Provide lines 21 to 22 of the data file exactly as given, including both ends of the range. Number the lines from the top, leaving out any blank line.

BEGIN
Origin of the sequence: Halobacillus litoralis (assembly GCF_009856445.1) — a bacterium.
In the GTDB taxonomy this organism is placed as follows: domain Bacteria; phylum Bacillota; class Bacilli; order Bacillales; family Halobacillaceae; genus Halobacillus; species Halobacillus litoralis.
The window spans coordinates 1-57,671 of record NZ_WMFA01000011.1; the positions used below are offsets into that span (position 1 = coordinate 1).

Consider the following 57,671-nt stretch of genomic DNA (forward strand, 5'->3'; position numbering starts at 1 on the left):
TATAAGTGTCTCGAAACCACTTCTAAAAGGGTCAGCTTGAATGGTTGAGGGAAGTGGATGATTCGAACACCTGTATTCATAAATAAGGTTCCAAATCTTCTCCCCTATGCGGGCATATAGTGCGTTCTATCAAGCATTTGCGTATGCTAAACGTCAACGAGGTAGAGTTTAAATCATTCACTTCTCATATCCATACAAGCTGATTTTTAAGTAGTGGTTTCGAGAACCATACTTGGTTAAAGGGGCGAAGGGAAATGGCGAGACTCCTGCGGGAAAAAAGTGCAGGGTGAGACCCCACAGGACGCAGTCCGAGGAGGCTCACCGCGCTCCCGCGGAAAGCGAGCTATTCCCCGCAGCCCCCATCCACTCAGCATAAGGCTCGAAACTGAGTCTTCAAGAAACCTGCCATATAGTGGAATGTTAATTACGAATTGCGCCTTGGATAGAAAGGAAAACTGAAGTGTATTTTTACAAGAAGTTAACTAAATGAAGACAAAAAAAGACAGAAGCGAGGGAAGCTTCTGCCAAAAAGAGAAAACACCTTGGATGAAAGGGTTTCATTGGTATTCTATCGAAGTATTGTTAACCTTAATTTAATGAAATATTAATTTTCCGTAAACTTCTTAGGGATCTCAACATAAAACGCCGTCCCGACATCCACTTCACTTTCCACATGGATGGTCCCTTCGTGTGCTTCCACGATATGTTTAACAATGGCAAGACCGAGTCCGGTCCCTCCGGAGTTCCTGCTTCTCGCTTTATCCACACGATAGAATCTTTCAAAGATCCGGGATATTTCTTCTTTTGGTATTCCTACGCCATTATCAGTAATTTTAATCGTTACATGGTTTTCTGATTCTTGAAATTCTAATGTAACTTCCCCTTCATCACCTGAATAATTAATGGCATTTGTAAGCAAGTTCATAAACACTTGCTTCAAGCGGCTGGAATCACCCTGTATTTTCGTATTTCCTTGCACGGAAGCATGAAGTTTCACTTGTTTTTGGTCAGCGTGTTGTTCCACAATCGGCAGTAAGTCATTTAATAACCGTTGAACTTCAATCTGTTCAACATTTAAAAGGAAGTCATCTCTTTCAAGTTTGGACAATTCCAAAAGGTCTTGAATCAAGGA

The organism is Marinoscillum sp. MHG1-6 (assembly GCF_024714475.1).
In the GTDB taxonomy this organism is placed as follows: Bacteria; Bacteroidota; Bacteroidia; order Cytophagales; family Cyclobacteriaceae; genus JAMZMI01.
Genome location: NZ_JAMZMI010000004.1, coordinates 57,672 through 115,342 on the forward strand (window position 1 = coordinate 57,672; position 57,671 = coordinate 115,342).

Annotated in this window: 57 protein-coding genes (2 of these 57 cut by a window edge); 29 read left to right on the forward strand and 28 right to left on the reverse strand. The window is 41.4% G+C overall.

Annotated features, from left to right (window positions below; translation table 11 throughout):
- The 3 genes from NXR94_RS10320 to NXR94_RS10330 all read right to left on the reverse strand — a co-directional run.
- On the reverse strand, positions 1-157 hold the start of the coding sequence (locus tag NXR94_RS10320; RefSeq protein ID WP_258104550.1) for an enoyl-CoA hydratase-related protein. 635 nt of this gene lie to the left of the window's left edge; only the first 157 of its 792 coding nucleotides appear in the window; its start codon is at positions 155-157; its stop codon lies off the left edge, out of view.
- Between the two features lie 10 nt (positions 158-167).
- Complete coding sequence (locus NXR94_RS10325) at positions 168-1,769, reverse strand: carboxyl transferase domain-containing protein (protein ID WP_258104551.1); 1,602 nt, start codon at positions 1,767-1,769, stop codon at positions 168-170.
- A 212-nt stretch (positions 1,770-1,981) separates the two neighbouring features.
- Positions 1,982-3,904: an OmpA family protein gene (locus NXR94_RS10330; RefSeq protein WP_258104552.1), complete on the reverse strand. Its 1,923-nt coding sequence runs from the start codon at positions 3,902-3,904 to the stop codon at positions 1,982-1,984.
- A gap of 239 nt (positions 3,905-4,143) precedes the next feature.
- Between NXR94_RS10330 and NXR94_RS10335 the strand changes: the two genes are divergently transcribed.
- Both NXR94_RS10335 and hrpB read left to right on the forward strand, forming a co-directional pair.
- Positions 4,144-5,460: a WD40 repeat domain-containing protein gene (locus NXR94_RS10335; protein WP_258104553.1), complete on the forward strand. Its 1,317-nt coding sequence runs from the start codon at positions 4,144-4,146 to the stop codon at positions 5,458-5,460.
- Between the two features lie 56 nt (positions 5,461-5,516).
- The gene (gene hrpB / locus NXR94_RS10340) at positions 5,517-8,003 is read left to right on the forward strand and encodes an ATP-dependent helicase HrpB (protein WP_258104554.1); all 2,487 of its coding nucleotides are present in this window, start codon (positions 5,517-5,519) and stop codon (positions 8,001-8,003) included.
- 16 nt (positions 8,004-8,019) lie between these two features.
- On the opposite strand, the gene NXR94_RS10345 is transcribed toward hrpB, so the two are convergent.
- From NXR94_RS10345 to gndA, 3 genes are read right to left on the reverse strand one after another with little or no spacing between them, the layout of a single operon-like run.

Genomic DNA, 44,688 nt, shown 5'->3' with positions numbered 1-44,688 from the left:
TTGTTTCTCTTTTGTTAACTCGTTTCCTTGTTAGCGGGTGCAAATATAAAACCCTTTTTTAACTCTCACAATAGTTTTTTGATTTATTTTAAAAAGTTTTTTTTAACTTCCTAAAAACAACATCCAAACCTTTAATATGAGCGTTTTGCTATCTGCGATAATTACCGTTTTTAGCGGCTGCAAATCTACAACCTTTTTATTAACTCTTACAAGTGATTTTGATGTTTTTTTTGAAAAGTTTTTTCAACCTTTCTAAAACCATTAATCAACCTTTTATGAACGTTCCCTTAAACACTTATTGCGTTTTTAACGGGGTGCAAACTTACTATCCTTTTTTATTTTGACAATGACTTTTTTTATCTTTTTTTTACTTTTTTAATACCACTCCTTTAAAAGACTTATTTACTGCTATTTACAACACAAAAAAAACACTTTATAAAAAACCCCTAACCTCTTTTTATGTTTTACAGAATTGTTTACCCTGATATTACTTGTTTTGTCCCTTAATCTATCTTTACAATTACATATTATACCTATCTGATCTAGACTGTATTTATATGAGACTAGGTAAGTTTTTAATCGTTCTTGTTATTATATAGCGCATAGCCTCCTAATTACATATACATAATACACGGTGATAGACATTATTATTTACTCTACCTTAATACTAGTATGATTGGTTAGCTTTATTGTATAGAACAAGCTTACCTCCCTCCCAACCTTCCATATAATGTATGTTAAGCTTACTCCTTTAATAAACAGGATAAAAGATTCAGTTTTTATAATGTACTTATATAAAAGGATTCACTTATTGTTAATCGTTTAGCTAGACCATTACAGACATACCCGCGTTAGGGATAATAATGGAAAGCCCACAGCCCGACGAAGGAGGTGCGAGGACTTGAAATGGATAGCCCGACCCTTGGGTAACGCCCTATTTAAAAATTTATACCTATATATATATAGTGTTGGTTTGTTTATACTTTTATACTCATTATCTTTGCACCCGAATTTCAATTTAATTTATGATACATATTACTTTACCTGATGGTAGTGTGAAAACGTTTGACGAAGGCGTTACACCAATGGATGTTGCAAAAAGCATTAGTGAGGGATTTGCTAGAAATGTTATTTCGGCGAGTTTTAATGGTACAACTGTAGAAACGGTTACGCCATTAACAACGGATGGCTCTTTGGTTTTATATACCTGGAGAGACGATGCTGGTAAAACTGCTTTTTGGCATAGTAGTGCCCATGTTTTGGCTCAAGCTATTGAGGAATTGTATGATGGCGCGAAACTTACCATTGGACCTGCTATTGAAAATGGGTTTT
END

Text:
- Between the two features lie 56 nt (positions 5,461-5,516).
- The gene (gene hrpB / locus NXR94_RS10340) at positions 5,517-8,003 is read left to right on the forward strand and encodes an ATP-dependent helicase HrpB (protein WP_258104554.1); all 2,487 of its coding nucleotides are present in this window, start codon (positions 5,517-5,519) and stop codon (positions 8,001-8,003) included.